You have to know where you’ve been to know where you are going. Kappa holds a special place in its heart for Fraternity history, but every chapter of our organization has unique beginnings of its own. Each plays a part in shaping us today. Read more about our chapters’ histories at Kappapedia.
On June 10,1892, a year after the University itself was founded, the Beta Eta Chapter of Kappa Kappa Gamma became the second female fraternity established on the Stanford Campus. Beta Eta represented the 35th chapter of Kappa Kappa Gamma chartered since the establishment of the National Fraternity in 1870. Preceded only by Kappa Alpha Theta six months earlier, it became one of twelve sororities recognized by the University throughout the next century.Beta Eta initiated its colonizing pledge class in the music room of Roble Hall, which at the time served as the women’s dormitory; meetings took place in members’ rooms upstairs.
The first Rush was based on a simple agreement between the two existing sororities not to extend bids to freshmen or upperclass women until eight weeks into fall quarter. Such cooperative efforts between Kappa and Theta eventually led to the creation of a Panhellenic organization on campus. After three additional sororities joined the Stanford family, a banquet in the Roble Dining Room inaugurated the governing Body which was to become the Inter-Sorority Council (ISC).
During its early years, Beta Eta was a small, casual group learning from a variety of experiences as a budding women’s organization. After loosing its pioneering pledge class to graduation in 1896, only ten Kappas remained on campus. But with the help of a few diligent Kappa alumnae, the group maintained its strength and rebuilt its numbers. The pledge class initiated in 1896 included Lou Henry (Hoover), who would become the wife of President Herbert Hoover. Lucy Evelyn White (Allan), grand president of the National Fraternity from 1890-1892 arrived at Stanford for graduate study at the same time. She went on to become the University’s first dean of women and led the way for improved women’s housing, including that of sororities, during her tenure.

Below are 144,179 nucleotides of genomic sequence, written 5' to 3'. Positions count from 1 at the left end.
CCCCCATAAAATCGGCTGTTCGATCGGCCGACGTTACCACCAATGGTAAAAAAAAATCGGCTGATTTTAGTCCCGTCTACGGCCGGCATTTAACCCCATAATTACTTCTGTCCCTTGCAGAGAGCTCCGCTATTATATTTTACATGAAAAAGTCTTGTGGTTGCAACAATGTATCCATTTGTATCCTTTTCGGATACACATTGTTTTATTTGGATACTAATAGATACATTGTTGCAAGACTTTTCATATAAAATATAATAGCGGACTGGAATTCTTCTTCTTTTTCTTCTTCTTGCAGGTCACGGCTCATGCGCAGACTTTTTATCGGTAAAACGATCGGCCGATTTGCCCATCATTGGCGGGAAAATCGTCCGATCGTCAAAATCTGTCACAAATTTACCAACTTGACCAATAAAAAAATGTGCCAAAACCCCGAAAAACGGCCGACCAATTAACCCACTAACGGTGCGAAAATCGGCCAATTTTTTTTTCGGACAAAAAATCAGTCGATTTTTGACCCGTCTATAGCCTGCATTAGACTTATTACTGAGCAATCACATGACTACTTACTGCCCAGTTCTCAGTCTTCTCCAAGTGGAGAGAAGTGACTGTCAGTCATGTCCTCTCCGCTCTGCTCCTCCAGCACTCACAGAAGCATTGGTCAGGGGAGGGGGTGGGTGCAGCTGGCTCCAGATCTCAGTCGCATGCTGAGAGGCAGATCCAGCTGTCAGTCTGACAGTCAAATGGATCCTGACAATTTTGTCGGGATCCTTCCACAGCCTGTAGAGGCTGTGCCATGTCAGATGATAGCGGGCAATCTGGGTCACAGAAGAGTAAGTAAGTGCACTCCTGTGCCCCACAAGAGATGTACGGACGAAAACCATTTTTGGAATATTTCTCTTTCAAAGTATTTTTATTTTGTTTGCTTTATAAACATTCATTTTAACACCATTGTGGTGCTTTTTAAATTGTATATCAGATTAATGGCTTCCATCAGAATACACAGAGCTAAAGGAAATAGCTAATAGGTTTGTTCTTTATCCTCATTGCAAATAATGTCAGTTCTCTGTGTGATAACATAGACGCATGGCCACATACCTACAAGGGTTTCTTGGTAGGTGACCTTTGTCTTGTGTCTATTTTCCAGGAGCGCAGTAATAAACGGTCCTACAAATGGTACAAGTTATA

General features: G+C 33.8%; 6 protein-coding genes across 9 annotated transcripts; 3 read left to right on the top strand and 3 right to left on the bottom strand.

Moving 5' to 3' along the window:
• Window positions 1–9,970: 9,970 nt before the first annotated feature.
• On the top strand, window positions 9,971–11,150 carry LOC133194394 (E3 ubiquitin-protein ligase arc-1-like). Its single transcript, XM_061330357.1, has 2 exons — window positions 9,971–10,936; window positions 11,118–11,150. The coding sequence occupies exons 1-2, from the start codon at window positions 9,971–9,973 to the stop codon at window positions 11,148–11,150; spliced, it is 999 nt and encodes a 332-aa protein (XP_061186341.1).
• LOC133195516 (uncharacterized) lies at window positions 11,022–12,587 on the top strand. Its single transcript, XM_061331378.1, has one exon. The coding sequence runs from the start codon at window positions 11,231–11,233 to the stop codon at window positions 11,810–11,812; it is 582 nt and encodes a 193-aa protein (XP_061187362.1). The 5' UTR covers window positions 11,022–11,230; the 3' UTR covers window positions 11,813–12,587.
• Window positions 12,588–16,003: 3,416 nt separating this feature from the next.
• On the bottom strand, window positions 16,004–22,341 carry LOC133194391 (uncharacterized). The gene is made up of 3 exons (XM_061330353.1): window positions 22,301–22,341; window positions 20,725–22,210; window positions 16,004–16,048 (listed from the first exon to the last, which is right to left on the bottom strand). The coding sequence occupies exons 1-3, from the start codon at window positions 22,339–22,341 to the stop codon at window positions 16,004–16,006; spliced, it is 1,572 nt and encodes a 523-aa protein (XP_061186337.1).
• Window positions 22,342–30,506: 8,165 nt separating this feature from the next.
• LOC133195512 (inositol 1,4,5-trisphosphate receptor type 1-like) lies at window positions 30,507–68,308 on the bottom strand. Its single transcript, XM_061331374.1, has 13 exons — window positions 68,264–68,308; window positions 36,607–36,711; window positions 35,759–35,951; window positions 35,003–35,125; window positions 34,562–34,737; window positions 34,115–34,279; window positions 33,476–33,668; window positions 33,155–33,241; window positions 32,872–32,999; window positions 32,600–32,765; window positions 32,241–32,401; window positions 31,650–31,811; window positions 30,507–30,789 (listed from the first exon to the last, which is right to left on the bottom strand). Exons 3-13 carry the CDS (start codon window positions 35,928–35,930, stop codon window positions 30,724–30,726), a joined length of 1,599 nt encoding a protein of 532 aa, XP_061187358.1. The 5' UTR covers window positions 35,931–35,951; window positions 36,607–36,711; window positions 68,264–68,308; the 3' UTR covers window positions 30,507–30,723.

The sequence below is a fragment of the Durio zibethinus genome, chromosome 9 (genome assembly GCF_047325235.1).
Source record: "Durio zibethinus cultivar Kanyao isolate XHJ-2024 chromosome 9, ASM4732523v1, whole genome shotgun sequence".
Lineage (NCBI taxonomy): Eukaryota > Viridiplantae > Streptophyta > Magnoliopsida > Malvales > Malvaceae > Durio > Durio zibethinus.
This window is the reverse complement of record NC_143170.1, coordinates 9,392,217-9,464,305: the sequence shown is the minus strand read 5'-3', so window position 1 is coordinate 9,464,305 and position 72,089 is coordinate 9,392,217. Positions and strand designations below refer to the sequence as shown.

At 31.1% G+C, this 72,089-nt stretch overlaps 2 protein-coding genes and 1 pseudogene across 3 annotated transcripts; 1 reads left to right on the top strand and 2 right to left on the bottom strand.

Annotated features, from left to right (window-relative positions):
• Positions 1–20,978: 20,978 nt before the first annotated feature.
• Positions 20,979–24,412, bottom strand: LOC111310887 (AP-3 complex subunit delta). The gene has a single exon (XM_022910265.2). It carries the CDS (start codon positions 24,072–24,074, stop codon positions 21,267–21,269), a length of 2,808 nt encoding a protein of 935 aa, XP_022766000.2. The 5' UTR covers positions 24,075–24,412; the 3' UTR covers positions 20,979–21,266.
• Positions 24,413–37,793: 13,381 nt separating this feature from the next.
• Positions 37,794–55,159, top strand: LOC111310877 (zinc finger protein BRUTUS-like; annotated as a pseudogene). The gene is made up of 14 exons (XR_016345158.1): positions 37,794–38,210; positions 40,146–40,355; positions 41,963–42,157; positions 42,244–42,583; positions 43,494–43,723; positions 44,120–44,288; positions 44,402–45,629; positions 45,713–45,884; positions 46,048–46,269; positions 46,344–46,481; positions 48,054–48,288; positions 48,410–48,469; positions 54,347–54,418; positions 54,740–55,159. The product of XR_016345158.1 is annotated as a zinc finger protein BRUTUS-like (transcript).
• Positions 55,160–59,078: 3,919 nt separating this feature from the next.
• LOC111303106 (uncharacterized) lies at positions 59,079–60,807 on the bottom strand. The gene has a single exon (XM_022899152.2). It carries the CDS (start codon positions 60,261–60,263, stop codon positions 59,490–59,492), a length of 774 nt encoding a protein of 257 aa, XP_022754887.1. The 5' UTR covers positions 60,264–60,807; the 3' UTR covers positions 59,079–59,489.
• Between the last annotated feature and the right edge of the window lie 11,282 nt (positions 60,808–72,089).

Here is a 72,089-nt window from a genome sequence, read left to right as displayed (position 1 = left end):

In the spring of 1899 arrangements were made to build a Kappa Kappa Gamma chapter house on what was then Lasuen Street in the middle of campus, next to the Phi Delta Theta house, then the only structure on the street. In January of 1900, the women moved in and Beta Eta became the first chapter of Kappa Kappa Gamma in the country to build and own its chapter house. (Memorial Church hadn’t even been built yet!) In July 1900 the fraternity’s national magazine, The Key, described the house as having “sloping moss-green roofs, pointed gables, dormer windows.
The wrought iron lattice over the door [bore] the letters KKG and the art glass windows with fleur-de-lis embedded in the cardinal formed an artistic entrance...” Beta Eta members maintained an active involvement both on campus and off. As a group and as individual members the women participated in athletics, performing arts, campus leadership, and War Relief efforts, especially with the Stanford Women’s Red Cross Unit. They also aided the Stanford Convalescent Home for Children and hosted the first Kappa Province Convention in 1929. Relations between the Stanford and University of California at Berkeley (Pi) chapters, and with alumnae, were strong, and an annual fashion show in which actives modeled was a highlight of each spring; proceeds went to such things as scholarships and war relief efforts.